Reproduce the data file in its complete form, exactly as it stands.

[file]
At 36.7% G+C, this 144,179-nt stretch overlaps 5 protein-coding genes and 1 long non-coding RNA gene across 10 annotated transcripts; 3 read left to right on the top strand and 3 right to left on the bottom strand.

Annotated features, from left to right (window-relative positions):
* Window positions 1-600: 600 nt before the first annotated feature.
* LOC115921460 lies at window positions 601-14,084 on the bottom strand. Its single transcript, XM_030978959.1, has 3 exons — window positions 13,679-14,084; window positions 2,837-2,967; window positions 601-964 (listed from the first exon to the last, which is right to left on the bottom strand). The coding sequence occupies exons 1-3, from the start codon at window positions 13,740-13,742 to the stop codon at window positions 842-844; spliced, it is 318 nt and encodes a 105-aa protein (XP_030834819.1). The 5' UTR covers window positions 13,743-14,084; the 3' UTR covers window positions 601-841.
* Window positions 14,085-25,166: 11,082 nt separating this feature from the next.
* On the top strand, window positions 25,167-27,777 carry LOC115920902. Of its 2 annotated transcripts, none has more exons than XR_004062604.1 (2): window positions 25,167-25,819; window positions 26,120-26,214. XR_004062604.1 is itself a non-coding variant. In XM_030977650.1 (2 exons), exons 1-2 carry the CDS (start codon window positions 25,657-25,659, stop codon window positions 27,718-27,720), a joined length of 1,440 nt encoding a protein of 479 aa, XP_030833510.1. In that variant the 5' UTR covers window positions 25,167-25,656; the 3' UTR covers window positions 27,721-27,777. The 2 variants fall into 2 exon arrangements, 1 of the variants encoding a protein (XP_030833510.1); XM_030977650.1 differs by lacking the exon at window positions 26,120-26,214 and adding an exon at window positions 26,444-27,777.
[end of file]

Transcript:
At 36.7% G+C, this 144,179-nt stretch overlaps 5 protein-coding genes and 1 long non-coding RNA gene across 10 annotated transcripts; 3 read left to right on the top strand and 3 right to left on the bottom strand.

Annotated features, from left to right (window-relative positions):
* Window positions 1-600: 600 nt before the first annotated feature.
* LOC115921460 lies at window positions 601-14,084 on the bottom strand. Its single transcript, XM_030978959.1, has 3 exons — window positions 13,679-14,084; window positions 2,837-2,967; window positions 601-964 (listed from the first exon to the last, which is right to left on the bottom strand). The coding sequence occupies exons 1-3, from the start codon at window positions 13,740-13,742 to the stop codon at window positions 842-844; spliced, it is 318 nt and encodes a 105-aa protein (XP_030834819.1). The 5' UTR covers window positions 13,743-14,084; the 3' UTR covers window positions 601-841.
* Window positions 14,085-25,166: 11,082 nt separating this feature from the next.
* On the top strand, window positions 25,167-27,777 carry LOC115920902. Of its 2 annotated transcripts, none has more exons than XR_004062604.1 (2): window positions 25,167-25,819; window positions 26,120-26,214. XR_004062604.1 is itself a non-coding variant. In XM_030977650.1 (2 exons), exons 1-2 carry the CDS (start codon window positions 25,657-25,659, stop codon window positions 27,718-27,720), a joined length of 1,440 nt encoding a protein of 479 aa, XP_030833510.1. In that variant the 5' UTR covers window positions 25,167-25,656; the 3' UTR covers window positions 27,721-27,777. The 2 variants fall into 2 exon arrangements, 1 of the variants encoding a protein (XP_030833510.1); XM_030977650.1 differs by lacking the exon at window positions 26,120-26,214 and adding an exon at window positions 26,444-27,777.